Nokia Promises EDGEy 2003
Rene Svendsen-Tune (no, he didn't sing us a song!), senior VP for marketing and sales at Nokia's IP Mobility Networks division, told Unstrung at Nokia's Mobile Internet Conference in Munich that "EDGE terminals for European frequencies [900 MHz and 1,800 MHz] will be available in the second half of 2003," though he would not elaborate on volumes.
He also declined to name any of the operators that have allegedly taken delivery of EDGE (enhanced data for GSM evolution) equipment, but noted that operators that do not have a UMTS license are likely to be a key target market.
"EDGE is an obvious next step for those operators that do not have a 3G license. We are convinced that those GSM operators that do not have 3G spectrum will go down that route. We also believe that most GSM operators will leverage their [2G] spectrum to deploy EDGE at some stage, but there is not a strong momentum in Europe just now."
EDGE is an enhancement to the GSM and TDMA wireless communications systems that increases data throughput up to 384 kbit/s. EDGE uses the same basic network structure as existing 2G technologies. Nokia has already made some loose announcements about its EDGE position and plans (see Nokia Gets EDGEy). For those operators without a 3G license, EDGE would at least offer an opportunity for higher data rates than will be possible with GPRS, while, in many cases, not having to replace base stations. Both Nokia and LM Ericsson (Nasdaq: ERICD) have built upgrade opportunities into their GSM network equipment for years, and they market EDGE technology as a simple and cheap upgrade. In addition, as part of the GSM evolution cycle (GSM-GPRS-EDGE-Wideband-CDMA), it would allow these 3G-less carriers: applications continuity; enhancements enabled by increased data rates; and the possibility of device support from existing GSM vendors.
Executives at Ericsson, Nokia's main GSM infrastructure rival, agree that EDGE will be deployed first by the 3G-less operators, and ultimately by most GSM carriers. "Why wouldn't an operator want to triple the IP capacity offered by GPRS?" said Mikael Halén, the Swedish vendor's director of W-CDMA marketing during a recent telephone interview with Unstrung. "GSM operators want to preserve the investment they have already made in their networks."
Which all sounds rather promising for the takeup of EDGE, seeing as how no additional (expensive) licenses or spectrum are required. Nokia's Svendsen-Tune is wise to this and, without prompting, proclaims W-CDMA as the ultimate capability for GSM operators and startup greenfield carriers alike. Wideband-CDMA increases data rates in GSM systems by using the CDMA air interface instead of TDMA; it is part of the universal mobile telecommunications specification (UMTS).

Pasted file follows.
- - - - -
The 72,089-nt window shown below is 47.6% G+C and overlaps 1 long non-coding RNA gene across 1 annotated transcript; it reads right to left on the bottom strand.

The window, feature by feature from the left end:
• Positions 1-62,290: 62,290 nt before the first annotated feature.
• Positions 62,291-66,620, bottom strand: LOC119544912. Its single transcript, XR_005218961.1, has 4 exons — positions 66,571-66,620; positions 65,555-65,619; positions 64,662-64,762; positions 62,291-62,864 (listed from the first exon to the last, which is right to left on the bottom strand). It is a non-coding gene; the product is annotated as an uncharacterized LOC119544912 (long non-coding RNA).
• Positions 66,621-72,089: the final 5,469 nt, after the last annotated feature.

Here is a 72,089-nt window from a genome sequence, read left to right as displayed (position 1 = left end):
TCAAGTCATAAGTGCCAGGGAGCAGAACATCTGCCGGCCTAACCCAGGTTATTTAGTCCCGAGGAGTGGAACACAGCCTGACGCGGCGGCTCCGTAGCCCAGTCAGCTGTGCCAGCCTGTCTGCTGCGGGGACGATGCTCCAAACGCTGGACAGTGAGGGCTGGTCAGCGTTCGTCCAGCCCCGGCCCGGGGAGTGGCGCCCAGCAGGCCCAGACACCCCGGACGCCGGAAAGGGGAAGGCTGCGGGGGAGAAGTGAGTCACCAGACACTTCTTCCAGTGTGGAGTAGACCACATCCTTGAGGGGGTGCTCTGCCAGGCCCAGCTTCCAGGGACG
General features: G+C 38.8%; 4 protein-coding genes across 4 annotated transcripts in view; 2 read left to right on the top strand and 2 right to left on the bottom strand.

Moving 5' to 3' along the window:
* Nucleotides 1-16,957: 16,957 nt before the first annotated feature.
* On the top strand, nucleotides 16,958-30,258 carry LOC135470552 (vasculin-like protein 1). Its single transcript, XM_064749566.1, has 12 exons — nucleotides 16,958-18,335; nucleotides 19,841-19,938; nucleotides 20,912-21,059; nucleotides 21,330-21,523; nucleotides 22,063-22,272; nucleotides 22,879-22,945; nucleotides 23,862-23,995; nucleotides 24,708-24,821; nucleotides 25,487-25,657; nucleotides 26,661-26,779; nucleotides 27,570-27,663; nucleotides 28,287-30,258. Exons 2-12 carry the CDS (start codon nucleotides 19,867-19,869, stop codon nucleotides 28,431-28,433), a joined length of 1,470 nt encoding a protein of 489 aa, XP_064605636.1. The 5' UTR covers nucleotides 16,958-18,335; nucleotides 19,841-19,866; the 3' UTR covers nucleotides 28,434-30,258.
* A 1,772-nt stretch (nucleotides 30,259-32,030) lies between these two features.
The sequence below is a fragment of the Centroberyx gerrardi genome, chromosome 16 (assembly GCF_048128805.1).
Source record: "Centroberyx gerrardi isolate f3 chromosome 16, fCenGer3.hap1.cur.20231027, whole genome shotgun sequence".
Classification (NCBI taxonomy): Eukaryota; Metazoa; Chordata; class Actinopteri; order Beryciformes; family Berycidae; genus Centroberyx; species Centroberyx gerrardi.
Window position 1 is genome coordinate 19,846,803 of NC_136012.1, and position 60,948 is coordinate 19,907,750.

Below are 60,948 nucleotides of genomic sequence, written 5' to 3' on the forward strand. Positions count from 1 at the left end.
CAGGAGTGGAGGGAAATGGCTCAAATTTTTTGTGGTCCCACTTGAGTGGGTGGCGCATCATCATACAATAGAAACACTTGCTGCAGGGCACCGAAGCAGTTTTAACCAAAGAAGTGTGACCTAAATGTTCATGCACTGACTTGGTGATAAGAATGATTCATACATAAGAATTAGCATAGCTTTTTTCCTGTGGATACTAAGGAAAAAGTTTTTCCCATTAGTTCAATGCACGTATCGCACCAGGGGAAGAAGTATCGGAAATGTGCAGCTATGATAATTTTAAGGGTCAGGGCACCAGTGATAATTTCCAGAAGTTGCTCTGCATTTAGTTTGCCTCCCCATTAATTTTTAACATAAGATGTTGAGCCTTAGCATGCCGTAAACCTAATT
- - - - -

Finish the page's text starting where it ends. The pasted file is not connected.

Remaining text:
"W-CDMA still allows the most cost-effective solution and the best use of available capacity," he proclaims, knowing of course that the 3G license conditions require network infrastructure above and beyond the capabilities of EDGE. Knowing that they need to pump their cash and effort into UMTS/W-CDMA to meet their regulatory requirements, European operators with 3G licenses have no plans at present to deploy EDGE, according to IDC senior research analyst Paolo Pescatore.
While Europe looks at present to be less of an opportunity, the market is already developing in North America, while Asia is showing signs of interest, says Svendsen-Tune. "There is clear progression in the U.S. where WCDMA frequencies [2.5 GHz] are not available yet. AT&T Wireless Services Inc. [NYSE: AWE], Cingular Wireless, and T-Mobile USA have all announced plans and begun work on their networks. EDGE terminals for North America's GSM frequencies [850 MHz and 1,900 MHz] will be available in the first half of 2003," he says, which indicates a slight slip in timescales for handset delivery, as Nokia executives said during the company's recent financial statements that they would be available before the end of 2002.
Asia is less developed, but some operators should deploy EDGE in 2003, says the Nokia man, but that this would be outside the territories already well developed in high-capacity network systems (i.e., Hong Kong, Japan, Korea, and Taiwan).
On more general matters, Svendsen-Tune says Nokia is delivering WLAN equipment and systems to mobile operators for WLAN/WAN integration on all continents -- though you can count the number of customers at present on the fingers of "several hands" -- and that this is its own manufactured equipment based on the Institute of Electrical and Electronics Engineers Inc. (IEEE)'s 802.11 standards. Its channel via systems partner IBM Corp. (NYSE: IBM) is very important here, he says.
In the W-CDMA network equipment market, "Nokia has said we will take 35 percent of the market, and we are already very close to that." How close? "More than 30 percent, measured in actual sales booked."
He also claims that Nokia has a "very strong market position in GSM networks in China," but declines to say what that equates to in market share, simply stating that Nokia has a global share of the GSM equipment market "in the high 20s percent."
— Ray Le Maistre, European Editor, Unstrung